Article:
Gustav updates: DIY data, RNC recycled, energy infrastructure, rehabbing wetlands
(1) Jim Graham wipes the playa dust off his keyboard and types,
The main concern from Gustav is the storm surge. NHC is still predicting a 10-14 foot storm surge along the east side of New Orleans (Figure 2). This storm surge is characteristic of a Category 3 hurricane, providing a significant test of New Orleans’ rebuilt levee system. Recent tide gauge readings from the east side of New Orleans show that a storm surge in excess of 7 feet has already occurred in Lake Borgne (Figure 1).
(3) BB reader Quincy Webster points us to an infographic modeling estimated Gustav damage to energy infrastructure in the Gulf. “Graphic below is damage models based on LBAR hurricane forecast track, key is below. Numerical damage estimates are below the fold for oil and natural gas shut-in and damage.”
(4) DHunter says,
This pachube url has a little google map showing the current reported location of the hurricane and its wind speed and pressure (and, if you’re prone to making things electronic, via Pachube also the data that can be used with Arduinos to make a remote monitor, device, whatever; or embed the 24hour windspeed graph in webpages).
(6) In the New York Times, a profile of Mark Schleifstein, the 24-year veteran of NOLA’s Times-Picayune , known as “the man who predicted the flood.” He believes restoring natural wetlands and indigenous ecosystems in the Gulf region is the only way to prevent recurring catastrophic damage.
“If the federal government ever awakens to the disastrous consequences of inaction on that front — the importance of coastal restoration and the rebuilding of barrier islands — Mark will deserve much of the credit,” [Times-Picayune editor Jim] Amoss said. In the aftermath of Katrina, Mr. Schleifstein and a team of reporters investigated the failure of the levees surrounding New Orleans. He also reported on the rebuilding of the levee system and the efforts to replenish the area’s wetlands and coastlines. His most recent series, “Last Chance,” published in March 2007, outlined why scientists believe the next decade is crucial to the wetlands restoration process.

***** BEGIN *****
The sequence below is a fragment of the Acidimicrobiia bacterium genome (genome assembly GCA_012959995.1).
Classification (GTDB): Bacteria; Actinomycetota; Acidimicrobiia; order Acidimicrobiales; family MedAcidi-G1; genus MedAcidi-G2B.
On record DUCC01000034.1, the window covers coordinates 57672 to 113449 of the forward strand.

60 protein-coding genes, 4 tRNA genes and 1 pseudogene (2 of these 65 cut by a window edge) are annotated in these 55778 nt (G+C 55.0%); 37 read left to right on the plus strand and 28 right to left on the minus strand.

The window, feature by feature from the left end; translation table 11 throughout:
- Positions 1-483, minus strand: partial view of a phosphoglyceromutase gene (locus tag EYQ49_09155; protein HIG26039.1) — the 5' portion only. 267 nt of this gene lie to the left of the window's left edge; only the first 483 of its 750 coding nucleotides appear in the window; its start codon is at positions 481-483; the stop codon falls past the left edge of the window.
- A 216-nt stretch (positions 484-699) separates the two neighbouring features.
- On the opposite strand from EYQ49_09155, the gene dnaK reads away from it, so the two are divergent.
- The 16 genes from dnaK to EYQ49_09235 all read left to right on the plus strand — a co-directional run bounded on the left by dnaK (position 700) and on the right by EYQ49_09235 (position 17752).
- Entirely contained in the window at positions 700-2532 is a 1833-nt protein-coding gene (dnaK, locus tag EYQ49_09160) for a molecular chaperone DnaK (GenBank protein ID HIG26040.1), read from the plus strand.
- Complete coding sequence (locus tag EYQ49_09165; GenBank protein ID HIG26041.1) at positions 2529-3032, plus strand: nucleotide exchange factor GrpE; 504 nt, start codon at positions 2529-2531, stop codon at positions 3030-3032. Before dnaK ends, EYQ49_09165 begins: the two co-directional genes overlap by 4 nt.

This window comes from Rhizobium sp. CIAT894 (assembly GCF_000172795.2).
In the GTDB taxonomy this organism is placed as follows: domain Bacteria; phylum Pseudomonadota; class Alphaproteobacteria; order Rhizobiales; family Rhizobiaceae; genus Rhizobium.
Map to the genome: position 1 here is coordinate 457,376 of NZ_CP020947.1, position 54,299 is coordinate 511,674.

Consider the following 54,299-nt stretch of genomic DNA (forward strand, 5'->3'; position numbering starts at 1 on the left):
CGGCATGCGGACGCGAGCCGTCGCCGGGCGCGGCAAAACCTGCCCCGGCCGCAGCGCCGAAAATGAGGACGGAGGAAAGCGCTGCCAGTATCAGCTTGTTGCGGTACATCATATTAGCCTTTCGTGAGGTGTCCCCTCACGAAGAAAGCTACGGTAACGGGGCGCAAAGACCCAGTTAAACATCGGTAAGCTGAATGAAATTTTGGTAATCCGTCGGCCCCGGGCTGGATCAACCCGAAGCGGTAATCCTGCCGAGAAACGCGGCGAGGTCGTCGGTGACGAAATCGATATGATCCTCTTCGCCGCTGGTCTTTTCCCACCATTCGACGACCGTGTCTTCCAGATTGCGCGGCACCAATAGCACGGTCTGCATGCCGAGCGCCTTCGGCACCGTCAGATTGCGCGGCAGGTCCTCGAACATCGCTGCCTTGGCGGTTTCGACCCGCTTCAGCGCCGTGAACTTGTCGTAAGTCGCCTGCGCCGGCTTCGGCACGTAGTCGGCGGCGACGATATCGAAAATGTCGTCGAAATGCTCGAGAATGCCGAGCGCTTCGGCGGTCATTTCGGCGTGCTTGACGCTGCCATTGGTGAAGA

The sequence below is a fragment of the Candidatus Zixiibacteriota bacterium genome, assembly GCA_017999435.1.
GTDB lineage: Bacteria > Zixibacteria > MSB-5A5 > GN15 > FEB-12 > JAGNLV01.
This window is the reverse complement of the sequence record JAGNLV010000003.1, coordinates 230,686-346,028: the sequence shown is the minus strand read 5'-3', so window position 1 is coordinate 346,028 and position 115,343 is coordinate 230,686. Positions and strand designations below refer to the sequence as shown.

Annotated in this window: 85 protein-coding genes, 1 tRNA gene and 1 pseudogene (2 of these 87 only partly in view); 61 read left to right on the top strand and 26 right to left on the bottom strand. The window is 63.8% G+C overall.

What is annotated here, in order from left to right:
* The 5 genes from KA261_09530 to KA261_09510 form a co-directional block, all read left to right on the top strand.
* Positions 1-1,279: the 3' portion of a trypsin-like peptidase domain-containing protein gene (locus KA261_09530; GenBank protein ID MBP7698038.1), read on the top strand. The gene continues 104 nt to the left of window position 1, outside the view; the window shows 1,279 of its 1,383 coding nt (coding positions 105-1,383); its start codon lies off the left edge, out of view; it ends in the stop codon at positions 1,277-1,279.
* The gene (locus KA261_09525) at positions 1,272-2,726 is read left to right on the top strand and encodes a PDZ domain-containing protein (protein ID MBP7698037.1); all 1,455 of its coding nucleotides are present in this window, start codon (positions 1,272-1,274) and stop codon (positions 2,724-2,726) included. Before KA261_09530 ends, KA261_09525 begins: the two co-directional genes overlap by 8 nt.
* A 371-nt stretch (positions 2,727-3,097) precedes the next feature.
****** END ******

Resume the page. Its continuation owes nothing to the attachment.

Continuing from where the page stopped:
Here is Shleifstein’s blog at the Times-Picayune — he’s been posting items daily over the last few days.
(7) Here are two frequently-updated Twitter feeds from folks on the ground on NOLA: @raynola = Ray Shea, and @gustavreporter, Chicago Tribune reporters who are there to cover the storm and its aftermath. (thanks @unapologetic)
(8) The New Orleans metbloggers are at it again today, with posts about “staying in town, CNN panic and levees getting topped.”